( please accept my condolences for having listened to

 

 

the short sample I could stand seemed like they were being careful not to sound like loons - but their profits, entire industry really does rely on FUD, marketing, mythology much more than engineering, psychoacoustic science )

 

 

any wires connected to the amp electronics can work as antenna to couple external EMI into the circuit where RF energy may be "detected" like a crystal radio and converted to audible signals, noise

 

it is fairly easy for the amp designers to include EMI protection on input and output

 

externally you can add common mode ferrite interference suppressors - helps knowing the EMI "threat" frequencies, some thing about the circuit EMI resistance, I/O impedances

 

http://www.audiosystemsgroup.com/AESPaperFerritesASGWeb.pdf

 

fortunately the "best" place for these is right up against the amp housing/connector so they shouldn't be a problem mechanically

 

 

amp input is usually much more sensitive to EMI and depending on system, power configuration there can also be conducted mode EMI

 

its way more worthwhile treating input, power before headphone cables given the common order of EMI problems in typical audio systems

 

superior EMI rejection for source-amp interconnect could use http://www.neutrik.com/en/xlr/emc-series/nc3mxx-emc


Edited by jcx - 4/19/13 at 9:09am
post #6 of 6
Quote:
Originally Posted by jcx View Post
 

shielding for headphone output cables isn't usually necessary - it does depend on amplifier EMI rejection quality - EMI intercepted by headphone cables as antenna won't create audible sound in the drivers by themselves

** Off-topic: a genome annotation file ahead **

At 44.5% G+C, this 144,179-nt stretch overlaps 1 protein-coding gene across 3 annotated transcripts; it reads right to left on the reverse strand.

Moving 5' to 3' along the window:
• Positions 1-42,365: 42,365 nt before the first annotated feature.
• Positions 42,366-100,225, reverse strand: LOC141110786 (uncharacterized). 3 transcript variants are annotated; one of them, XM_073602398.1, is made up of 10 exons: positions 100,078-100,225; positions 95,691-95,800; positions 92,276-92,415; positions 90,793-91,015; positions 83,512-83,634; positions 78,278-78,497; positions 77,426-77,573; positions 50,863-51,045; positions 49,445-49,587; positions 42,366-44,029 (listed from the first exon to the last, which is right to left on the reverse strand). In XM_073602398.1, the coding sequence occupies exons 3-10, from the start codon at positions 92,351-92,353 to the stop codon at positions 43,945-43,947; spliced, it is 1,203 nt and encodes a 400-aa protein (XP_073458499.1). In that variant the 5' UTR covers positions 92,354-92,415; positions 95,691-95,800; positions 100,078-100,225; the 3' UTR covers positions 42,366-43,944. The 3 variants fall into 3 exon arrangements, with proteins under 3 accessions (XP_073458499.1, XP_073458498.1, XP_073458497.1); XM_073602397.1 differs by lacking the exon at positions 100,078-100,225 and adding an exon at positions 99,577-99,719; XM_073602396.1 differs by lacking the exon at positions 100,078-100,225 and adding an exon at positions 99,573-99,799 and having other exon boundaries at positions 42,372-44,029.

since cable stiffness, mechanical microphonics from heavy, stiff cable dragging on clothing, the weight pulling on cups are real audible detractions - and the extra shielding adds both - headphone cables seldom use shielding

 

( I always cringe when I see fat cable to the headphone - not that I don't cringe at any mention of aftermarket/diy headphone re-cables too )

 

( please accept my condolences for having listened to

 

 

the short sample I could stand seemed like they were being careful not to sound like loons - but their profits, entire industry really does rely on FUD, marketing, mythology much more than engineering, psychoacoustic science )

 

 

any wires connected to the amp electronics can work as antenna to couple external EMI into the circuit where RF energy may be "detected" like a crystal radio and converted to audible signals, noise

 

it is fairly easy for the amp designers to include EMI protection on input and output

 

externally you can add common mode ferrite interference suppressors - helps knowing the EMI "threat" frequencies, some thing about the circuit EMI resistance, I/O impedances

 

http://www.audiosystemsgroup.com/AESPaperFerritesASGWeb.pdf

 

fortunately the "best" place for these is right up against the amp housing/connector so they shouldn't be a problem mechanically

 

 

amp input is usually much more sensitive to EMI and depending on system, power configuration there can also be conducted mode EMI

 

its way more worthwhile treating input, power before headphone cables given the common order of EMI problems in typical audio systems

 

superior EMI rejection for source-amp interconnect could use http://www.neutrik.com/en/xlr/emc-series/nc3mxx-emc

 

Basically to say, the pin 1 is only affected when used for connecting between devices - devices, headphone don't need it ?